Noticeably fewer tourists in Milford Sound meant I had the place almost to myself a lot of the time – especially at night. As it was such a clear night, I set up my equipment in the cool evening air and lay back to relax and do a spot of stargazing while the camera dutifully recorded exposure after exposure. These would later be assembled to reveal the apparent motion of the stars travelling across the sky above Mitre Peak.
I’d only been shooting for about half an hour when I heard a distinct rumble and I felt a vibration rolling under me causing the trees to wave and the leaves to rustle in the still night air. Knowing it was an earthquake and feeling slightly “rattled” I radioed my wife who was staying at the nearby lodge. It was prudent to check that there were no tsunami warnings – though by this stage it’s fair to say my thoughts had fallen squarely back on my ability to remain outdoors, on location, and attempt my shot later that night! I was however poised to grab my gear and get off the foreshore until the all-clear came back. (Though we couldn’t communicate with cellphones, our lodge provided wi-fi so checking internet sites for the relevant information was no challenge at all and our radios gave us the ability to talk to each other while I was “out and about”.) What I did observe for perhaps the next hour after the quake, was the thunderous rumbling of several avalanches echoing around the surrounding valleys. What a night!
The landscape at Milford’s freshwater basin is constantly changing underfoot due to the tide (gumboots essential!) Somehow I got lucky enough to have calm conditions and only the slightest trace of movement in the water. So, with still some hours to go before dawn, it was time to set up for my first real attempt at imaging the Milky Way arch above Milford Sound. I’d identified an area along the foreshore that gave a nice (not quite) symmetrical composition and the potential for reflections. The third quarter moon was above the horizon but had not yet cleared the mountain tops to the east, so it was simply a matter of waiting it out – would I be able to wait long enough for the Milky Way to sink into its optimal position before the moon rose too high in the sky and started to wash out the detail in the sky. By the end of the session, the plan had come together as well as any landscape photographer could reasonably ask for (the earlier rumblings of the night long forgotten) and I now had a memory card full of images from an incredible first night out.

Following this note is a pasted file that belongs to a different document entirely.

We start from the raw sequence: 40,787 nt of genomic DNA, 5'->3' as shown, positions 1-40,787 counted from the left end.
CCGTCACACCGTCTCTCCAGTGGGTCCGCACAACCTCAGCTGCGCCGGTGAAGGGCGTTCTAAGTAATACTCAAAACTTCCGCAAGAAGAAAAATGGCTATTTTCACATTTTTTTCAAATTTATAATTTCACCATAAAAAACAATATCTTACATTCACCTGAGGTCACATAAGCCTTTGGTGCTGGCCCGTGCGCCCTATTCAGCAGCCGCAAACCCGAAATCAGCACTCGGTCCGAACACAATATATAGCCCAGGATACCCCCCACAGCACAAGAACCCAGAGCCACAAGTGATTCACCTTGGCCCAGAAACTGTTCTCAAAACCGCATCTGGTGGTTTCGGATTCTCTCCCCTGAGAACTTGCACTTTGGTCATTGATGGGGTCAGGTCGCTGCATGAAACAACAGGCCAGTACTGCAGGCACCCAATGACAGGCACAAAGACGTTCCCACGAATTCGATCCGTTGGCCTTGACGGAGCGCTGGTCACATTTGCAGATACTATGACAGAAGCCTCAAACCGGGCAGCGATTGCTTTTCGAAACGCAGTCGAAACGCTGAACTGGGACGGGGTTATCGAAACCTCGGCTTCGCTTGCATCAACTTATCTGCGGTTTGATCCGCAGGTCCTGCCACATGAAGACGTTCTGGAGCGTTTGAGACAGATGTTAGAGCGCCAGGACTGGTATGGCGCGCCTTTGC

The colours of the brighter stars can be seen reflected on the water’s surface. The familiar constellation, the Southern Cross hangs upside down and just visible against the Sheerdown Hills (left of frame). Across the Arthur Valley, Mt Philipps rises into the centre of the frame. As we continue right around the image, we cross Sinbad Gully and recognise the iconic outline of Mitre Peak rising up to 1683m. Milford Sound makes its way to the Tasman Sea at this point with the Lion and Cascade Peak completing the landscape. The view of the stars is towards the core of the Milky Way while the two brightest points of light at the top of the scene are Jupiter and Saturn. The Moon is just out of frame to the right. It was below freezing on the night I made this image so to me the blues help to bring forward that feeling of a cold winter’s night.
(Turns out that earthquake measured 5.2, was just 5km deep and centred just off the coast from Milford Sound!)
Camera: Canon EOS 6D
Lens: Sigma Art 40mm f/1.4
Exposure: f/2, 6s, ISO 3200
Number of frames used in final image: 52
Technique: multi-row, panoramic stitch of 52 frames (4 rows with 13 frames per row).